Would it help to try to wear zero-heel shoes as much as possible to stretch the Achilles tendons? I am always barefoot when walking around the house—should I look into “barefoot” office shoes as well? I just want to continue my 16 to 20 miles per week as pain-free as possible. I’m a 54-year-old male, 6 feet, 220 lbs, and run at 8- to 10-minute pace.
Rohnert Park, CA
I commend you on your acquired knowledge and insight on the topic, especially as it applies to your work shoes. The closer you get to functioning barefoot all day, the better. You can even try a stand-up desk too.
To adapt into pure barefoot you need to be really progressive and easy. This takes months. I do a lot of barefoot running, almost all of my 50 to 60 miles a week barefoot on pavement. I do not run "hard" or race barefoot. It is all about getting strong, having the feedback, and developing a relaxed stride. It has taken me the good part of a year to feel comfortable to run barefoot for these distances on a variety of surfaces. I was running minimal four years before this, so I had already adapted quite a bit.
Run easy and comfortable, and alternate barefoot running with shod running. “Get flat” in your daily activities, and most importantly, listen to what your feet tell you.
Mark Cucuzzella, MD, FAAFP
You flared up your Achilles because you pushed beyond the intensity it was ready for. Remember that we were designed to run barefoot, but when you prop up your heel for your entire life, it takes more time than many of us are willing to take to provide the tissues adequate time to adjust.
Our research has shown that running in the Frees still encourages a heel strike. That is because there is enough cushioning in them to make it comfortable to do so. However, they do not offer any heel or arch support—which is a plus. You absolutely should be in minimal shoes or barefoot as much as possible during walking to help condition your feet as long as it does not hurt. Then you need to gradually develop your running with small increments of increased intensity.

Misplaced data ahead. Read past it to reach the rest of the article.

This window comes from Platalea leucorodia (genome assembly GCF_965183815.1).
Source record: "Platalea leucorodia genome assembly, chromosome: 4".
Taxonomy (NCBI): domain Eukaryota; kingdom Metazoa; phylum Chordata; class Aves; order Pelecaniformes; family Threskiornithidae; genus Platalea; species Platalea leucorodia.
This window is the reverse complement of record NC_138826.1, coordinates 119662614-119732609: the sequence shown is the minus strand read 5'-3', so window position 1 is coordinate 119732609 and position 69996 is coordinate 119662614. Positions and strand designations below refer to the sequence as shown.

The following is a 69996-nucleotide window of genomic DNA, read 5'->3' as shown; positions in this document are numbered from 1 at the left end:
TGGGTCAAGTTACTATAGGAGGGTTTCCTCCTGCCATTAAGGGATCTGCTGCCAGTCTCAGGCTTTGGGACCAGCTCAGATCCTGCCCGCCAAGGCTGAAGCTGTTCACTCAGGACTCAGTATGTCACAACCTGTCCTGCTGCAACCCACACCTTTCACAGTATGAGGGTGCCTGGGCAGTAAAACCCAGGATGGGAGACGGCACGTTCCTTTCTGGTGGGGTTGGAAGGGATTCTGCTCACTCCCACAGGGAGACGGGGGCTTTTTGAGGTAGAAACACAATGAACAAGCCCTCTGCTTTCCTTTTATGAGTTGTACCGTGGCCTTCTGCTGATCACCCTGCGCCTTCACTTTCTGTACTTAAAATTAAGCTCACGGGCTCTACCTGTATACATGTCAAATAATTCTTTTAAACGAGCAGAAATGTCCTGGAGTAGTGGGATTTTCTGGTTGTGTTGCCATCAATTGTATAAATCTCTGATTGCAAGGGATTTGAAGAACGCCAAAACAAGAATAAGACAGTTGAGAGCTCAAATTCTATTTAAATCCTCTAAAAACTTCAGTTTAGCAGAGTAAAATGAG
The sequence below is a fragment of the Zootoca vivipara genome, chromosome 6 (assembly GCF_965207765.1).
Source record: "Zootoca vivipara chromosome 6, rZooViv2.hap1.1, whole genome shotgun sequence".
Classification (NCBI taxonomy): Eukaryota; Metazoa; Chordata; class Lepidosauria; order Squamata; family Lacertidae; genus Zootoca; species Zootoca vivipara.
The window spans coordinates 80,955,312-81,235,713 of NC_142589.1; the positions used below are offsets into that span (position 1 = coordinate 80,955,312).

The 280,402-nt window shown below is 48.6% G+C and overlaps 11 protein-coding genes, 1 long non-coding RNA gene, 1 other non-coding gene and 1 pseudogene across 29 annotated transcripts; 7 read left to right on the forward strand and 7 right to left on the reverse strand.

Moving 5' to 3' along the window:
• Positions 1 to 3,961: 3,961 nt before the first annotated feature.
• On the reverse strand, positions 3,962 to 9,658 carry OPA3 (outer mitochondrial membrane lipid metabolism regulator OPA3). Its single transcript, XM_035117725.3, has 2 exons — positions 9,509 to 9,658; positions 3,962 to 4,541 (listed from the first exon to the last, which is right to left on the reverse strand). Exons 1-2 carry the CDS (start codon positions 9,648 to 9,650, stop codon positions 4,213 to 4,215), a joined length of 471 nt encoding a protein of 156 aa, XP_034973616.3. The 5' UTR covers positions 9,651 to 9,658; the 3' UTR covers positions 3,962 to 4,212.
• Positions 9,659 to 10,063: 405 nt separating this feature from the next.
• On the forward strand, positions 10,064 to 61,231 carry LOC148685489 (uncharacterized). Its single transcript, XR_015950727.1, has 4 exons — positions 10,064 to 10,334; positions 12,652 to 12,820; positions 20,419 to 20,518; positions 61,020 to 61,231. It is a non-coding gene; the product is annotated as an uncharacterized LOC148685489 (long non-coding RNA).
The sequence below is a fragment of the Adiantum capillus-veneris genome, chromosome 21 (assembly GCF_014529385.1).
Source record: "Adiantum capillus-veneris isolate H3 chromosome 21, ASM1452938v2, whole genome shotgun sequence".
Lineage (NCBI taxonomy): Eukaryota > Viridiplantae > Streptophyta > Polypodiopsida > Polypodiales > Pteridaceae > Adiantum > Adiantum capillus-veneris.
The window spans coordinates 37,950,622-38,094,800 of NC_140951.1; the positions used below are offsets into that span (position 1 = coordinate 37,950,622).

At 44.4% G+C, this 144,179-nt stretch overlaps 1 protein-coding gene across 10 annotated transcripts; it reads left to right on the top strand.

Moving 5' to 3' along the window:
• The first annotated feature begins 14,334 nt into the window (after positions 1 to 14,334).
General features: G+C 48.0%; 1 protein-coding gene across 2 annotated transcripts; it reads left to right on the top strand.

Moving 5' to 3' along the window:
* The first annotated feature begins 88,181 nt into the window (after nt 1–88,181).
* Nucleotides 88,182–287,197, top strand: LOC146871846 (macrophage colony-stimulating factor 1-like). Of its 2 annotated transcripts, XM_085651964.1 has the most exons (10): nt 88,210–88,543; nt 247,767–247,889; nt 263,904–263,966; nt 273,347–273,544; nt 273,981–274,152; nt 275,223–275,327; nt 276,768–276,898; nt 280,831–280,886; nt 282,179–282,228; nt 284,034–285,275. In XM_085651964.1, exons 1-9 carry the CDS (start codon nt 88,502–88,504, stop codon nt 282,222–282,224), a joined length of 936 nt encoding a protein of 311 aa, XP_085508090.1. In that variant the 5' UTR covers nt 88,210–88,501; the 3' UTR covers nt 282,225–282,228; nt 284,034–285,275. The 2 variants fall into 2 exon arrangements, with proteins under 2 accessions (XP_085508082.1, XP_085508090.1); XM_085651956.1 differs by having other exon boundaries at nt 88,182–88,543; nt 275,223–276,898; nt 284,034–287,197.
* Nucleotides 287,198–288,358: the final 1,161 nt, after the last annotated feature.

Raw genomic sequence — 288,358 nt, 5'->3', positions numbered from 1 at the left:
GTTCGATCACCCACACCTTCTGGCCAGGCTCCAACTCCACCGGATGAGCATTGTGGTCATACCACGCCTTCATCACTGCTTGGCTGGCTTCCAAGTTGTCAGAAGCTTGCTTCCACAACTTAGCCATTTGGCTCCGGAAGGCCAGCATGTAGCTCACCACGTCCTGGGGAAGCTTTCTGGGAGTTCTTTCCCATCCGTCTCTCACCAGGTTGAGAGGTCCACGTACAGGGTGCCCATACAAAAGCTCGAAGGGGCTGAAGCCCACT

There is no reason why you cannot run a half-marathon barefoot or in minimal shoes, if you give yourself enough time to adapt. It is a fine line you walk/run between strengthening the foot and putting too much stress on it. You have to pay close attention to pain and unload the tendon (i.e., with a slightly elevated heel) temporarily until the discomfort calms down.
If symptoms progress rather than reduce, pay close attention to pain onset, location, a progression from a general area to a more focal one. If you develop a stress fracture, which can be diagnosed through MRI, you need to cease running for a while. You should not run through this type of pain and engage in active rest (pain-free, non-impact activities). I have seen many runners heel strike in minimal shoes, leading to heightened impact forces on the heel than in cushioned shoes. I would recommend having someone videotape you from the side while you run on a treadmill to see what type of foot strike pattern you are truly using in these shoes.
Irene Davis, PhD, PT, FACSM
Knee-Healing Strategies for an Ex-Competitor
I am a 47-year-old, 135-lb female marathon runner with a competitive collegiate past (at shorter distances). A year and a half ago I developed lateral knee pain and soon after was diagnosed with patellofemoral syndrome. I was in physical therapy twice a week in the summer, during which the pain persisted but did not worsen. I continued to train for and race a half-marathon that fall. But by the winter, I had reduced mileage to 15 or 20 miles per week, without hard runs. I had an adjustment to my custom orthotics to no avail.
In January I was diagnosed with “atypical” patellofemoral syndrome and sent for an MRI. That revealed a small joint effusion and thin medial plica. My patella is laterally tilted and slightly laterally subluxed, and there is “moderate to marked” thinning and irregularity of the patellar cartilage, most prominently along the lateral facet. There are “broad areas of subchondral bone marrow edema.” The patellar retinacula are intact, as are my cruciate ligaments, quadriceps, and patellar tendons. They found no meniscal tears.